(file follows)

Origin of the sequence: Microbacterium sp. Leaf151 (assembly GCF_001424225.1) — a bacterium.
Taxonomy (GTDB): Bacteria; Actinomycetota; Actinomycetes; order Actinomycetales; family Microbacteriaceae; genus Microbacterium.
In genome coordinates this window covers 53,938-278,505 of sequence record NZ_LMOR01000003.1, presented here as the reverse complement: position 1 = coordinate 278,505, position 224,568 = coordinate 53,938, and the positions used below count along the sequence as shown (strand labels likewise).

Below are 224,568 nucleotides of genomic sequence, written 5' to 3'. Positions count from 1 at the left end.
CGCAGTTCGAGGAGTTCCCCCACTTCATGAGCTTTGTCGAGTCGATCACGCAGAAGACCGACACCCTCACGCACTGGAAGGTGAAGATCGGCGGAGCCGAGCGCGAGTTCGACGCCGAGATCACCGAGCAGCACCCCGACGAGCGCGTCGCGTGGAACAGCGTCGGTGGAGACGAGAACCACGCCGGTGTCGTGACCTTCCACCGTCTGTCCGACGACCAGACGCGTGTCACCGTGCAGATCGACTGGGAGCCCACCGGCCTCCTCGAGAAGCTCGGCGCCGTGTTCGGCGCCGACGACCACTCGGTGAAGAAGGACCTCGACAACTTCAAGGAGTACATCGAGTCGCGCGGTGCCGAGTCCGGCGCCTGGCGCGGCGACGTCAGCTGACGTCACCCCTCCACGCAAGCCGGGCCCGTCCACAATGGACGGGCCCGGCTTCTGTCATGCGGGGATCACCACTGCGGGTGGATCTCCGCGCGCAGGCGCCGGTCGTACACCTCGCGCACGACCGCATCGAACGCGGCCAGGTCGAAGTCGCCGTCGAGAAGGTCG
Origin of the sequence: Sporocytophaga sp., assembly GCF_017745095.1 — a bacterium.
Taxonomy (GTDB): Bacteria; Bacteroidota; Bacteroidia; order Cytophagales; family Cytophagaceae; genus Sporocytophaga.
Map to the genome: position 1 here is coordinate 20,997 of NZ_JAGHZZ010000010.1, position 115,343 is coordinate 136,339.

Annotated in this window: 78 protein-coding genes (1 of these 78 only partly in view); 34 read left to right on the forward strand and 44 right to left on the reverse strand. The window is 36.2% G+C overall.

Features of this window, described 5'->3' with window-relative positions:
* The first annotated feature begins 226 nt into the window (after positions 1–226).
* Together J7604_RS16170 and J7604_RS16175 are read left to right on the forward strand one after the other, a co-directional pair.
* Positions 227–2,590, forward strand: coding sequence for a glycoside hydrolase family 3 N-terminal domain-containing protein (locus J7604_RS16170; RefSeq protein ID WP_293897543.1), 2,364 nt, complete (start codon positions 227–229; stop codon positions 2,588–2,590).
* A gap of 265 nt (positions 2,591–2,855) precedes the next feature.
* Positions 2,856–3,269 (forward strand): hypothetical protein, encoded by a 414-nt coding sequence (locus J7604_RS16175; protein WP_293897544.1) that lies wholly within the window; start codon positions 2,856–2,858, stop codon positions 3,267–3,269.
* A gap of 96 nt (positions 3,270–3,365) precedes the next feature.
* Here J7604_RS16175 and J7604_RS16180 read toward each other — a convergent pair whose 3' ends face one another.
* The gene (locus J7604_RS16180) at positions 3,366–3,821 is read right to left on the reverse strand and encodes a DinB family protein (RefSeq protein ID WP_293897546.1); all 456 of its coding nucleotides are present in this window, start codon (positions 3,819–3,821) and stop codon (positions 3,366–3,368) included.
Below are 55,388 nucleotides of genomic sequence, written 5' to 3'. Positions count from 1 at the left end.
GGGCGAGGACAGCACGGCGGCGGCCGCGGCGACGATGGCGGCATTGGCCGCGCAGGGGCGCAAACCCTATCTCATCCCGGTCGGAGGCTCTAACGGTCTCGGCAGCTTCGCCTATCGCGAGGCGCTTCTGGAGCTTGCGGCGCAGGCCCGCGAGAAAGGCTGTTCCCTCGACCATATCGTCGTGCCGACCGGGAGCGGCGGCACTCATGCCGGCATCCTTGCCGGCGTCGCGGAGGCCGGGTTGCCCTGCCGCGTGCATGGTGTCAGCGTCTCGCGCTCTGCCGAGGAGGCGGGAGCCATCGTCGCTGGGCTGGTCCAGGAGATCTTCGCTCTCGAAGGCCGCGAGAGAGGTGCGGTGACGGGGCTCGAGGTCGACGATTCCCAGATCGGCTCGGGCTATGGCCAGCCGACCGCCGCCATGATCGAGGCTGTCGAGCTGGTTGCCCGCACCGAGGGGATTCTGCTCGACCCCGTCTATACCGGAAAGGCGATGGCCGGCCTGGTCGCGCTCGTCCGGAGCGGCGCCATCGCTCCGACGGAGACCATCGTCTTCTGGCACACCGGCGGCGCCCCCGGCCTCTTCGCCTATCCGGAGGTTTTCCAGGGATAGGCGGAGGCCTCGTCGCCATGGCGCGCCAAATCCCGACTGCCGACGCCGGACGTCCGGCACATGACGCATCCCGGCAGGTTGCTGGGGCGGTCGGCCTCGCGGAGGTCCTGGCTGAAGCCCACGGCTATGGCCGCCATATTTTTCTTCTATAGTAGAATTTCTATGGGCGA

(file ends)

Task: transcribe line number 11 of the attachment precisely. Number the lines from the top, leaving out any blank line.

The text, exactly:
* The first annotated feature begins 226 nt into the window (after positions 1–226).